While Pete Thamel was researching his recently-released Sports Illustrated piece on the NCAA's ongoing Ole Miss investigation -- a piece in which Laremy Tunsil's stepdad, Lindsey Miller, claims Rebel football coaches and boosters provided financial incentives to lure the star O-lineman onto campus -- he reached out to Tunsil for comment.
"My only comment would be that you have to consider the source," replied Tunsil's lawyer, Steve Farese.
Indeed, Thamel writes that the four-plus year probe in Oxford "highlights a process that's unpredictable, flawed and inherently reliant on people who have turned against a school, or in this case, their own family." The NCAA's Notice of Allegations revealed that the bulk of the alleged violations against the current football staff rest on the testimony of Miller, a man who filed a civil suit against his stepson days before he became a millionaire in the NFL Draft.
So no, Thamel's article is not the damning hit piece it was rumored to be -- in fact, it offers little in the way of new information. Rather, his interviews with a handful of lawyers, a "veteran SEC coach," and Lindsey Miller himself reveal an inherently flawed and overly wrought investigative process that the NCAA is necessarily bound to, and the now generally accepted proposition that the NCAA's labor model is in its death throes.
Thamel's piece reinforces a number of glaring flaws attendant to the NCAA's investigative armature. Because the NCAA has no power of subpoena, obtaining hard and fast proof of infractions committed becomes an absurdist exercise in murky detective work. For instance, Miller -- who estimates that he spoke with NCAA representatives for 100 hours -- gave testimony to investigators at an Oxford McDonald's.
Miller says his interviews with NCAA investigators include marathon sessions on FaceTime and meetings at both a McDonald's in Oxford, Miss, and later in that restaurant's parking lot when he and Sheridan grew worried about being seen together.
"I got kind of tired of them," Miller says of the NCAA. "It was everyday for, I'm going to say, two to three weeks. (One day) we spoke for 12 or 13 hours, I took a lunch break and I took a dinner break. I cooperated fully, but it was a hassle."
This is the NCAA's star hostile informant, mind you, finally growing fed up at the time-drain that is interviewing with the organization's gumshoes.
As has been pointed out before, the Tunsil and Miller case squares rather well with the saga of Todd Gurley and a spiteful memorabilia dealer, who tried to pawn off video of Gurley signing various curios in exchange for money to anyone that would take it. In the case of the memorabilia dealer, he was rankled because he had lost exclusivity rights on the signature of a star collegiate athlete, who himself has no rights over his own signature, so long as he wants to play football at UGA.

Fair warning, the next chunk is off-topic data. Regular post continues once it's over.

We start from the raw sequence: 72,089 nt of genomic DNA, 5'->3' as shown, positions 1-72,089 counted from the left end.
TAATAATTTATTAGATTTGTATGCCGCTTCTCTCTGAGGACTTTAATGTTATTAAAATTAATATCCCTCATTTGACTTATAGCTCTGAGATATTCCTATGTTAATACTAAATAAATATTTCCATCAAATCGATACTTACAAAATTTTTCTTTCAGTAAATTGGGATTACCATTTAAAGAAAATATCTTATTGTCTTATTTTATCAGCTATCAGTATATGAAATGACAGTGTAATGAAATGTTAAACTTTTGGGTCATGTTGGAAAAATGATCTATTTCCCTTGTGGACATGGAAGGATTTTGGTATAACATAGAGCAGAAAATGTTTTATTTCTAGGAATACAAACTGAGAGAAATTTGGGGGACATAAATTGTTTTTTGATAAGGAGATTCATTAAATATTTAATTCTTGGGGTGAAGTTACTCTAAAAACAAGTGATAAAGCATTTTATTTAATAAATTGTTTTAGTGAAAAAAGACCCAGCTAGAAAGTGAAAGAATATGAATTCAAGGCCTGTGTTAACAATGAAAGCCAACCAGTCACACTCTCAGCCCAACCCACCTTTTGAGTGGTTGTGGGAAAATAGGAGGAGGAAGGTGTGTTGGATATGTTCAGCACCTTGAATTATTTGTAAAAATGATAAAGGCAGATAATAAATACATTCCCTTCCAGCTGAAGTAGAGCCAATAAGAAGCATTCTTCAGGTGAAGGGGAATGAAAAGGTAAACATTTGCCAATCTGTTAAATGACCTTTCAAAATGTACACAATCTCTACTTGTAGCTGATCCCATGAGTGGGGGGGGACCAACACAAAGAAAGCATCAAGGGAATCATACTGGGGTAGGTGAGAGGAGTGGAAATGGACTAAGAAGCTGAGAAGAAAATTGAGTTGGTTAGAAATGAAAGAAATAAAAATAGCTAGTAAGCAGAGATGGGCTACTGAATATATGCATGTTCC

Miller's motivations are less well defined, but a squint back at the last year of this stupid story seems to argue for pure, uncut spite driving him on. Never mind that Tunsil sat seven games already last season. Never mind that Ole Miss has already dropped 11 scholarships over four years. Never mind that Ole Miss has self-imposed three years of probation. Never mind that it will be future football players who will incur the brunt of whatever punishments come down the pipe, all because a vengeful step-dad went through the "hassle" of squawking all kinds of things to the NCAA.
And Miller is not just hostile, he's downright batty. Consider the following exchange from when Miller defended himself in court during the mutual assault charges case between him and Tunsil in 2015. Miller is cross-examining Desiree Polingo, Tunsil's mother.
MILLER: You said I was upset about Mexican food and upset the Georgia people didn't pay. Was the fact that I drove 16 hours with your son, Alex Weber, paid for food for 16 hours, paid for a hotel for two nights, and everything was on my expense, wouldn't that be a reason to be upset? And you contributed zero. And didn't I call you a bitch because you called me a bitch? Isn't that why --
THE COURT: This is your time to cross-examine and you have to let her answer.
Leaving aside the hilarious snippet that Lindsey Miller apparently dislikes Mexican food, this is the man on whom rests much of the NCAA's evidence against Ole Miss football.
This line of thinking is feinted at in Thamel's piece, which would hit harder if it really focused on the lunacy of a four-year NCAA probe. "Public perception about players receiving extra benefits has changed significantly, but the NCAA's rules and stance have not," he writes. Well, yeah, and isn't that the whole damn point?